Terry Stogdell is not the kind of guy who blends easily into the background. Whether organizing a rock-climbing outing for his HIV positive buddies with hemophilia or denouncing Bayer Pharmaceuticals at a demo, Stogdell, 32, isn’t like to escape attention.

“I’m a boat-rocker,” he says. “I always have been and always will be.” But in 1984, when this self-described “pissed-off hemo” found out he had been infected with HIV from the clotting factor he had injected, he didn’t even know where to direct his anger. Having no grasp of the politics of AIDS, Terry leapt to the conclusion that his infection was all the fault of gay men who had the virus and had donated blood. “When I first tested positive, I wanted to go out and kill every faggot I saw,” he says. “Then I started to get educated.”

Terry began a long struggle to get off crystal meth and to become a better father to his daughter, Desiree, who was born HIV negative in 1985. In 1990 he started a peer program for HIV positive people with hemophilia and was later elected to the board of the Northern California chapter of the National Hemophilia Foundation (NHF). But Stogdell found the work both frustrating and emotionally draining. “I was networking with these wonderful HIV positive hemophiliacs,” he says, “and it never occured to me that they would get sick and die.” Now Terry estimates he has lost as many as 70 friends since 1985. “I learned that half of the hemophiliac population was infected with HIV in the early ’80s because the drug companies didn’t take blood-screening precautions,” he says. “It infuriated me.”

Yet every time Terry tried to push the NHF to take a stronger stand against the blood-products industry, he was told by his fellow board members to back off. “These companies give money to the National Hemophilia Foundation,” he says. “The industry literally sold us HIV, and now they think they can buy our silence.”

Terry’s AIDS diagnosis came in 1993. With sole custody of his daughter and mounting political discontent, he quit the NHF board and turned to ACT UP/Golden Gate, a treatment activist group composed mainly of gay men who shared his sense of urgency. But Terry never left behind his hemophilia community; he sees his work as primarily about building bridges.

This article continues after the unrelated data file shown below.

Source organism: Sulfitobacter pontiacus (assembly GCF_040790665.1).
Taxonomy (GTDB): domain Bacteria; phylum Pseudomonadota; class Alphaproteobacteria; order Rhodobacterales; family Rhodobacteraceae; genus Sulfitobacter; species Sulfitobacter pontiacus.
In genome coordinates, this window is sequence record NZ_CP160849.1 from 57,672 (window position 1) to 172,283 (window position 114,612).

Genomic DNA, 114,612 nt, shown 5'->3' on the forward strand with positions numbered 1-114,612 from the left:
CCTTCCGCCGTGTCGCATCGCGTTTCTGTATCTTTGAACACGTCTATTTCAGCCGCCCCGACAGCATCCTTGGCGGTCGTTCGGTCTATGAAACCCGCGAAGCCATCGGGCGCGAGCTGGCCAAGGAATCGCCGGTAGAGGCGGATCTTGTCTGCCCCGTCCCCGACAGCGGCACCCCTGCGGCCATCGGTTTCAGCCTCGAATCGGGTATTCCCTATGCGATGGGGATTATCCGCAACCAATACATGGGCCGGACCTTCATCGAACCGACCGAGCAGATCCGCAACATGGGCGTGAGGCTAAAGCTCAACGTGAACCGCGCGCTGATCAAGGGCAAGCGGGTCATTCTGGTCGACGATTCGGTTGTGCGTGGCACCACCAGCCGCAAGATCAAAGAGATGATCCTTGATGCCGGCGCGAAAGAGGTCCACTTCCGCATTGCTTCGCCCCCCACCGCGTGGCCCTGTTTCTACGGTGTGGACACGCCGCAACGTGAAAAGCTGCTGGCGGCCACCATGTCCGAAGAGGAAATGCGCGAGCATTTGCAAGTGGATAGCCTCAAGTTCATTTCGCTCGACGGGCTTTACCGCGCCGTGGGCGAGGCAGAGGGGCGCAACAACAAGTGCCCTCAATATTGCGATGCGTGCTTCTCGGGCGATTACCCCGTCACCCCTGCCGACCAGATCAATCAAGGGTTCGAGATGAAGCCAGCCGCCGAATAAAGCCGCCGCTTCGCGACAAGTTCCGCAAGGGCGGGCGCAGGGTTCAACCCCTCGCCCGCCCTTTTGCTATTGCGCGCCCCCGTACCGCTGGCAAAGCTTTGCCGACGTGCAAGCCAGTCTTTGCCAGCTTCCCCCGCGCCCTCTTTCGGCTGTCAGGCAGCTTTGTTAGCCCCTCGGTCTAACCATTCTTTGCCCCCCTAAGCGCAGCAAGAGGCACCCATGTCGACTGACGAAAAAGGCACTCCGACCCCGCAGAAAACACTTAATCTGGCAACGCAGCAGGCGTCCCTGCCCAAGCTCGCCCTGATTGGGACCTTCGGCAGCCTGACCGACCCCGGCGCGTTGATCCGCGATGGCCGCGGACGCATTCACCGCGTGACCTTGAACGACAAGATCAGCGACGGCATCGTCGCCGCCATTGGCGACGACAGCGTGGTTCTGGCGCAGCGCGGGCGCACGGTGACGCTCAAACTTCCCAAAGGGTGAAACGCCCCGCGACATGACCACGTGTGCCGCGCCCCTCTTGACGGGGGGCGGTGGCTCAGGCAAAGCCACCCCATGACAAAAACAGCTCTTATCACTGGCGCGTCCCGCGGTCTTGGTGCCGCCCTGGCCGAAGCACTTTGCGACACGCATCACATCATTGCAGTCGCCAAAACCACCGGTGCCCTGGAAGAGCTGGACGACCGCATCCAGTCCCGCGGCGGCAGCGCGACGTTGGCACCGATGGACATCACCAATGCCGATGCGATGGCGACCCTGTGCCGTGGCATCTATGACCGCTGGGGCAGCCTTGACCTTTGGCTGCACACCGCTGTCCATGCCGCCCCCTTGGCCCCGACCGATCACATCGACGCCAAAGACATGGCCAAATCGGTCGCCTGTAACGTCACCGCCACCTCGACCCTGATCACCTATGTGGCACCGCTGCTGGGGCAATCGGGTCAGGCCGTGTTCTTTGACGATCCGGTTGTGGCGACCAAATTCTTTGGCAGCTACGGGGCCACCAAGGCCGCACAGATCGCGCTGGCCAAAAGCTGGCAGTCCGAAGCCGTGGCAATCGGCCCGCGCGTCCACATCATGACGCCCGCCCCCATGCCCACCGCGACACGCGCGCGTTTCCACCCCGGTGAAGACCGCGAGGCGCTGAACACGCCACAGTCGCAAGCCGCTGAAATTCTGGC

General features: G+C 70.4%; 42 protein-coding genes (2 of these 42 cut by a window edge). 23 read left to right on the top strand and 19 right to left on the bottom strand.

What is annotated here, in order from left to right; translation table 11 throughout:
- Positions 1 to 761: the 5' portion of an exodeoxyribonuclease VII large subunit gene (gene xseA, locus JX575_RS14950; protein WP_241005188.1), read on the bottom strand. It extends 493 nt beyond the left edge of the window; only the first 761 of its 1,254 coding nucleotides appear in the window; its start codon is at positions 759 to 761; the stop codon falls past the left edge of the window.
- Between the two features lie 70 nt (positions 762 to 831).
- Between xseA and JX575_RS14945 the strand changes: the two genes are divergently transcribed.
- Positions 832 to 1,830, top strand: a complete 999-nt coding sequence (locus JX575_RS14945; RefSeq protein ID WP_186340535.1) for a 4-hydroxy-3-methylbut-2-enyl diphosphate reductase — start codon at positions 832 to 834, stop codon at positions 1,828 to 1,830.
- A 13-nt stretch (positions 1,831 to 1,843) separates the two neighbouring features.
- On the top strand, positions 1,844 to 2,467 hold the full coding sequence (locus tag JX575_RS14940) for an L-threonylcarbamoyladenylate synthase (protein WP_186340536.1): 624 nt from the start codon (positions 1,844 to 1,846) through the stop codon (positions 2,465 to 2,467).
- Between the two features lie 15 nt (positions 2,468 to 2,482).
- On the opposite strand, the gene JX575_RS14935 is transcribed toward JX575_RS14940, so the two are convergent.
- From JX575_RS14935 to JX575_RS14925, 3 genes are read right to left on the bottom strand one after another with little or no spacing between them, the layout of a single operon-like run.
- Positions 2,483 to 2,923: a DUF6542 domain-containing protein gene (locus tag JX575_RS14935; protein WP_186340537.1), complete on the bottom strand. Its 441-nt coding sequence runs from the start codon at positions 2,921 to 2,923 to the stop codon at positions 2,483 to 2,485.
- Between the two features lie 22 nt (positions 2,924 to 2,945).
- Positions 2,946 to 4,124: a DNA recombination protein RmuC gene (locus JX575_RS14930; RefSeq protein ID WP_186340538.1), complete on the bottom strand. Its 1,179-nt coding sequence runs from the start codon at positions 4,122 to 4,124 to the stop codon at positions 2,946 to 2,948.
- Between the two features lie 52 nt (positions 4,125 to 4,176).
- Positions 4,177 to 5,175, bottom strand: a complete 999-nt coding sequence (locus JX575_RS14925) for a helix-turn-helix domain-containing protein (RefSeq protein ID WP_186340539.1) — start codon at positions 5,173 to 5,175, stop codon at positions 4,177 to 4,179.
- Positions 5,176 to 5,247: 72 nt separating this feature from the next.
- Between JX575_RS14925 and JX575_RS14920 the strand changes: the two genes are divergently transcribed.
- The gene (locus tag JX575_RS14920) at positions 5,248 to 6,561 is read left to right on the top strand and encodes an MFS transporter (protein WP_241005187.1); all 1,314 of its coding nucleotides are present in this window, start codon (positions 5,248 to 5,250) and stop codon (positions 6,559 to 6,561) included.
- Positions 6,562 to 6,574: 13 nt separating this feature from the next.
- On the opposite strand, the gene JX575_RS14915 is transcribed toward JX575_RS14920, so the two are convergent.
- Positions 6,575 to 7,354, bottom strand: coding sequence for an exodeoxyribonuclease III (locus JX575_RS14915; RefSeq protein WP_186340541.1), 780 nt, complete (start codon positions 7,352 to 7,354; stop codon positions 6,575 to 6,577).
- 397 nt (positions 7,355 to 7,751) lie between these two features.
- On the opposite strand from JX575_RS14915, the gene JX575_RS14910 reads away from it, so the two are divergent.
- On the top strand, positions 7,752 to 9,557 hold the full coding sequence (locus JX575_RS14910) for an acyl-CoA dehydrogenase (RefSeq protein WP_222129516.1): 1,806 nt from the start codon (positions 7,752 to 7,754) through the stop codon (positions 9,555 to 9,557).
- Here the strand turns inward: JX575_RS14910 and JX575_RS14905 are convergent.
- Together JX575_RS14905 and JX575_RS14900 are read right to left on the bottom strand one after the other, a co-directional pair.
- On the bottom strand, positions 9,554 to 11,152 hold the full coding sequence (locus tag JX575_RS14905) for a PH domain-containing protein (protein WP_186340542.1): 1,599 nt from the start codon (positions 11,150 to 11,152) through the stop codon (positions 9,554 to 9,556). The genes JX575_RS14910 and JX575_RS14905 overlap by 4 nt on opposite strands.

Terry admits that both communities have prejudices to overcome. “Many people who got HIV through shooting drugs or gay sex still feel their stigma comes from taking part in an activist society condemns, and part of their struggle is about that,” he says. Meanwhile, as Terry sees it, many HIV positive people with hemophilia need to get rid of the “innocent victim” mentality. “We’re stronger fighting together than separately.”

In addition to his organizing around the Ricky Ray Hemophilia Relief Fund Act, Terry plans seasonal offensives against Bayer and other pharmaceuticals. He and fellow ACT UP activists are demanding that the drug giants pay the medical costs of those infected with HIV because of their negligence. “I’d like to go to bed tonight knowing that if I die tomorrow, the cost of my burial will be covered, and my daughter will be provided for,” he says. “That the least they owe us.”

And Terry is passing the activist torch to Desiree, age 11, another up-and-coming boat-rocker who takes part in protests and lectures classmates on AIDS. “She’s something else,” he says. “Don’t be surprised if you read about her in the papers someday.”